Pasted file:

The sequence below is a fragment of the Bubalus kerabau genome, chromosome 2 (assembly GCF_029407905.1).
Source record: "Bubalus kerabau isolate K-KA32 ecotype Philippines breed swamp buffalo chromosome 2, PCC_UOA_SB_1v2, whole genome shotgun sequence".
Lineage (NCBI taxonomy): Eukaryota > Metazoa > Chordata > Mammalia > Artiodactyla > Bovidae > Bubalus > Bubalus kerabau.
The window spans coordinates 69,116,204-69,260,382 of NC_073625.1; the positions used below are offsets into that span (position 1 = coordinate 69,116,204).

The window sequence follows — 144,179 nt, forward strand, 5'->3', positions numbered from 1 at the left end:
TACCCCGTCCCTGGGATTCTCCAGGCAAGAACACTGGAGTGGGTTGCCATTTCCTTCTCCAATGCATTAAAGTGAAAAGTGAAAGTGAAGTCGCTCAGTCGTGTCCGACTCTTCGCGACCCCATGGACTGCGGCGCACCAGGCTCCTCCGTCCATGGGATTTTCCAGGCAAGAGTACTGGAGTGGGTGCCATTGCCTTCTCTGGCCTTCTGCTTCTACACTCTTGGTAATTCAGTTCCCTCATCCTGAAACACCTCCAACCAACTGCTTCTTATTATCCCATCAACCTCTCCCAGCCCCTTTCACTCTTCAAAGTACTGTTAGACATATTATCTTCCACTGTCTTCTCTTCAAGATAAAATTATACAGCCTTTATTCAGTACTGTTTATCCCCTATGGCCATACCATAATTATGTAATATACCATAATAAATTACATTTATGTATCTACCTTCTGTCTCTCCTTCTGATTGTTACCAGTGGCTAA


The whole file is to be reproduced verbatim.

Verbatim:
The sequence below is a fragment of the Bubalus kerabau genome, chromosome 2 (assembly GCF_029407905.1).
Source record: "Bubalus kerabau isolate K-KA32 ecotype Philippines breed swamp buffalo chromosome 2, PCC_UOA_SB_1v2, whole genome shotgun sequence".
Lineage (NCBI taxonomy): Eukaryota > Metazoa > Chordata > Mammalia > Artiodactyla > Bovidae > Bubalus > Bubalus kerabau.
The window spans coordinates 69,116,204-69,260,382 of NC_073625.1; the positions used below are offsets into that span (position 1 = coordinate 69,116,204).

The window sequence follows — 144,179 nt, forward strand, 5'->3', positions numbered from 1 at the left end:
TACCCCGTCCCTGGGATTCTCCAGGCAAGAACACTGGAGTGGGTTGCCATTTCCTTCTCCAATGCATTAAAGTGAAAAGTGAAAGTGAAGTCGCTCAGTCGTGTCCGACTCTTCGCGACCCCATGGACTGCGGCGCACCAGGCTCCTCCGTCCATGGGATTTTCCAGGCAAGAGTACTGGAGTGGGTGCCATTGCCTTCTCTGGCCTTCTGCTTCTACACTCTTGGTAATTCAGTTCCCTCATCCTGAAACACCTCCAACCAACTGCTTCTTATTATCCCATCAACCTCTCCCAGCCCCTTTCACTCTTCAAAGTACTGTTAGACATATTATCTTCCACTGTCTTCTCTTCAAGATAAAATTATACAGCCTTTATTCAGTACTGTTTATCCCCTATGGCCATACCATAATTATGTAATATACCATAATAAATTACATTTATGTATCTACCTTCTGTCTCTCCTTCTGATTGTTACCAGTGGCTAA